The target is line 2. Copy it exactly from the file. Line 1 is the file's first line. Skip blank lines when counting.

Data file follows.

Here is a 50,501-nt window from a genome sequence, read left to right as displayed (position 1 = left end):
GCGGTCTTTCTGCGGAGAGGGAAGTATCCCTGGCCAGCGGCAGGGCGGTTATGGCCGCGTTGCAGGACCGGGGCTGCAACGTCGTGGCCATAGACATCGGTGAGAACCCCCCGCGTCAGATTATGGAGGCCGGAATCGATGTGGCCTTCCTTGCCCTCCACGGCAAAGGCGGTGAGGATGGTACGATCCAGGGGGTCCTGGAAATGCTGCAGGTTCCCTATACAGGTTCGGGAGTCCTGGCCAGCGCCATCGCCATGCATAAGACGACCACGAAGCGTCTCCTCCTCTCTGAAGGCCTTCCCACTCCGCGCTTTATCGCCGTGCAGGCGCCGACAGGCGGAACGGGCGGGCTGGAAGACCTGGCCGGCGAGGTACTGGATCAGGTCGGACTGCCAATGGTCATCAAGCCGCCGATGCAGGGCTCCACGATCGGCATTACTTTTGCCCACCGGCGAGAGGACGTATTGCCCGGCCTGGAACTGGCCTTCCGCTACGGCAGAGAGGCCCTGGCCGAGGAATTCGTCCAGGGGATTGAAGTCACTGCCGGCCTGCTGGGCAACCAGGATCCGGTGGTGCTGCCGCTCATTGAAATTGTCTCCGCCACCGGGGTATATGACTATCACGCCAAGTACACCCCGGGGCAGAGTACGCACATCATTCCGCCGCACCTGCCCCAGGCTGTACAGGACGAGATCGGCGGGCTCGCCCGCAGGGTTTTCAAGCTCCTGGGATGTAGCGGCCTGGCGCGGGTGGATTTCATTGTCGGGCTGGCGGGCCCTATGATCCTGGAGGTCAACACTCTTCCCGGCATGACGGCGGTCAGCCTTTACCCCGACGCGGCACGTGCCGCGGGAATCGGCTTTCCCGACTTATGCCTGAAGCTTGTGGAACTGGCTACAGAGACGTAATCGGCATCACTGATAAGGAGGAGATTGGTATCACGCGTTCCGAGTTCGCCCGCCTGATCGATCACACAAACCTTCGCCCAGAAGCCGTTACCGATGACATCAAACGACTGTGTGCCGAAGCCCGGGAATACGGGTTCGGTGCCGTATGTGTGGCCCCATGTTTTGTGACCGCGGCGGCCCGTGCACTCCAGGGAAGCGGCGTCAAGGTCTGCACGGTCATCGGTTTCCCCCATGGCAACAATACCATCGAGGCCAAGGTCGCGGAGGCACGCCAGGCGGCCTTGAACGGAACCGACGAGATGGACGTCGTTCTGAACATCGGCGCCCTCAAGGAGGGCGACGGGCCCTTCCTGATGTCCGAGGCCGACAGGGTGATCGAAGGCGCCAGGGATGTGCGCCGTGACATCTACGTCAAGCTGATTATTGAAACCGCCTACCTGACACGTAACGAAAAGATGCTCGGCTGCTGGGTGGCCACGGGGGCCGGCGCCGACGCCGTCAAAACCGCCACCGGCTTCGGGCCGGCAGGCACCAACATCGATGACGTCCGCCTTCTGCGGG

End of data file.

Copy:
GCGGTCTTTCTGCGGAGAGGGAAGTATCCCTGGCCAGCGGCAGGGCGGTTATGGCCGCGTTGCAGGACCGGGGCTGCAACGTCGTGGCCATAGACATCGGTGAGAACCCCCCGCGTCAGATTATGGAGGCCGGAATCGATGTGGCCTTCCTTGCCCTCCACGGCAAAGGCGGTGAGGATGGTACGATCCAGGGGGTCCTGGAAATGCTGCAGGTTCCCTATACAGGTTCGGGAGTCCTGGCCAGCGCCATCGCCATGCATAAGACGACCACGAAGCGTCTCCTCCTCTCTGAAGGCCTTCCCACTCCGCGCTTTATCGCCGTGCAGGCGCCGACAGGCGGAACGGGCGGGCTGGAAGACCTGGCCGGCGAGGTACTGGATCAGGTCGGACTGCCAATGGTCATCAAGCCGCCGATGCAGGGCTCCACGATCGGCATTACTTTTGCCCACCGGCGAGAGGACGTATTGCCCGGCCTGGAACTGGCCTTCCGCTACGGCAGAGAGGCCCTGGCCGAGGAATTCGTCCAGGGGATTGAAGTCACTGCCGGCCTGCTGGGCAACCAGGATCCGGTGGTGCTGCCGCTCATTGAAATTGTCTCCGCCACCGGGGTATATGACTATCACGCCAAGTACACCCCGGGGCAGAGTACGCACATCATTCCGCCGCACCTGCCCCAGGCTGTACAGGACGAGATCGGCGGGCTCGCCCGCAGGGTTTTCAAGCTCCTGGGATGTAGCGGCCTGGCGCGGGTGGATTTCATTGTCGGGCTGGCGGGCCCTATGATCCTGGAGGTCAACACTCTTCCCGGCATGACGGCGGTCAGCCTTTACCCCGACGCGGCACGTGCCGCGGGAATCGGCTTTCCCGACTTATGCCTGAAGCTTGTGGAACTGGCTACAGAGACGTAATCGGCATCACTGATAAGGAGGAGATTGGTATCACGCGTTCCGAGTTCGCCCGCCTGATCGATCACACAAACCTTCGCCCAGAAGCCGTTACCGATGACATCAAACGACTGTGTGCCGAAGCCCGGGAATACGGGTTCGGTGCCGTATGTGTGGCCCCATGTTTTGTGACCGCGGCGGCCCGTGCACTCCAGGGAAGCGGCGTCAAGGTCTGCACGGTCATCGGTTTCCCCCATGGCAACAATACCATCGAGGCCAAGGTCGCGGAGGCACGCCAGGCGGCCTTGAACGGAACCGACGAGATGGACGTCGTTCTGAACATCGGCGCCCTCAAGGAGGGCGACGGGCCCTTCCTGATGTCCGAGGCCGACAGGGTGATCGAAGGCGCCAGGGATGTGCGCCGTGACATCTACGTCAAGCTGATTATTGAAACCGCCTACCTGACACGTAACGAAAAGATGCTCGGCTGCTGGGTGGCCACGGGGGCCGGCGCCGACGCCGTCAAAACCGCCACCGGCTTCGGGCCGGCAGGCACCAACATCGATGACGTCCGCCTTCTGCGGG